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How to Crash CES With A VGo Telepresence Robot
January 19, 2012 | David S. Maldow, Esq.
VGo vice president Ned Semonite provided me with a link to download the soft client, as well as a copy of VGo's driving tips. It only took a minute or so to install the client and log in, at which point I immediately found myself at CES. I did a quick 360 degree spin to orient myself, see the booths and people in my area, and then I started driving around. I was hoping to find the exit and head towards the blackjack tables, but before I could get into too much trouble Ned introduced himself and escorted me around the floor. Check out this short video clip showing my perspective of CES from the VGo robot as well as a quick interview with Ned and Jeff Germansky from Verizon. This video may be the first public demonstration of a 4G enabled VGo from the robot's point of view.
Please note, I first noticed the "Maximum Video Bitrate" option in the VGo menu settings (see below) after completing the demonstration drive. I believe it was set on 384 kbps by default. This may have compromised the video quality in the clip above. A higher video bitrate generally means a higher quality video image, VGo may want to consider making the higher bandwidth option the default choice. I would expect that many users will not dig into the settings menus, but have the extra bandwidth available and would appreciate higher quality video. Although, to be fair, the video quality I saw met my expectations for this application.
The hardest part about controlling an VGo is overcoming your own fear. You aren't going to break it or accidentally smash through a wall with it, this isn't a monster robot. Relax and have fun and you will be comfortably driving around in minutes. The controls are very intuitive, no real training is required. When I moved my mouse, a heads up display would appear. Dragging the mouse forward moves the robot forward. If you drag it further forward, the robot moves faster. Driving any telepresence robot requires a small learning curve because of the latency between the time when you try to move the robot, and when you see movement on your screen. This isn't a VGo limitation, it is just a simple fact that it takes time for the control signal to travel through the internet to the robot, and then a similar amount of time for the video image from the robot to travel back to the controller. However, the mind soon compensates for this latency and driving the robot is fun and easy.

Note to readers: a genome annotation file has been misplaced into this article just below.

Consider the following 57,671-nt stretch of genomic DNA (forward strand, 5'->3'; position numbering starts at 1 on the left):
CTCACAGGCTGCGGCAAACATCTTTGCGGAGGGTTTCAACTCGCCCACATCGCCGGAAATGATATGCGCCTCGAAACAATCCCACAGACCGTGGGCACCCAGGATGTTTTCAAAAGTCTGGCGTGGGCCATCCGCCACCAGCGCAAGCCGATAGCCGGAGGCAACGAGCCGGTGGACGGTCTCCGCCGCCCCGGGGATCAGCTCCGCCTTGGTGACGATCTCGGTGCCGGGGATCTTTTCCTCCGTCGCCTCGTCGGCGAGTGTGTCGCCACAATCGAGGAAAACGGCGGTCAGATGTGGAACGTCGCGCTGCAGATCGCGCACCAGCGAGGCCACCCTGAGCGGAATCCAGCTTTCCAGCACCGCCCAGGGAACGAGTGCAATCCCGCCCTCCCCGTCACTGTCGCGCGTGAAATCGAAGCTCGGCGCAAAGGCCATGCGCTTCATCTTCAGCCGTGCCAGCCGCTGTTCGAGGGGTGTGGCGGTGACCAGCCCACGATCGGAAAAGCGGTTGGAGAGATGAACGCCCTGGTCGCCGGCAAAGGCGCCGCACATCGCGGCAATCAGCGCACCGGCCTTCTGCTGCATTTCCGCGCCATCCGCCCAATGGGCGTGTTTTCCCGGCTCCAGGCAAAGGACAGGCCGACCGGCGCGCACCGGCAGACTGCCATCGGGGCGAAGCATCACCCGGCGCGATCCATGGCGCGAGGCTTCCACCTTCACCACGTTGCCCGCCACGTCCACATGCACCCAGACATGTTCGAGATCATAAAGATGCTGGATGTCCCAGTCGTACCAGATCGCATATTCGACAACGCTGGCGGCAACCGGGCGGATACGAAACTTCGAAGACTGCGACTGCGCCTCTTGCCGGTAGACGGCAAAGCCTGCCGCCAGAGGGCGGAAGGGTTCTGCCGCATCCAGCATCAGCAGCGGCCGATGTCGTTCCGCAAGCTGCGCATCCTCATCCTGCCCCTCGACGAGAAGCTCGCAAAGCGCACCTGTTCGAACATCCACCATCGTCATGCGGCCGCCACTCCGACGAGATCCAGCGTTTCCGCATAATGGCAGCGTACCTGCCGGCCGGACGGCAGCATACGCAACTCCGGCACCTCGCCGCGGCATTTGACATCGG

As we cruised the show, we were lucky enough to bump into Jess Germansky (Associate Director - Verizon's 4G LTE Innovation Center) who spoke to us about VGo's integration with Verizon's 4G network. As Ned explains in the video above, wireless can be spotty even when it is available. Users of 4G enabled VGo robots will be able to enjoy more flexible and reliable telepresence. During my demo of the 4G enabled robot at CES I noticed no network related hiccups or issues, and I was operating the robot for close to an hour from across the country.
While we can all appreciate stories about children who otherwise wouldn't be able to attend school and socialize with their friends, the VGo isn't limited to these specialized cases. Bosses are using them to check in on the troops, and the troops are using them to participate in meetings they otherwise couldn't attend. I believe that most people still see robotic telepresence as a future technology. As they realize that it exists and is available today, they will come up with uses that we haven't even imagined.
Why use VGo rather than a standard videoconference solution? VGo users say that attending a meeting via traditional videoconferencing is great, but the mobility offered by VGo adds another element. Work doesn't just happen during meetings. For example, many times the most interesting conversations are out in the hall during a break. If you are on a VGo, you can join this side conversation, but if you are on a monitor on a wall, you will miss out. I could have visited CES on a videoconferencing system installed in an exhibitor's booth. That would have allowed me to have a nice experience with people in front of the fixed camera at that booth, whereas VGo let me truly walk the floor at CES. Just please don't tell the guys running CES that I never paid for a ticket.
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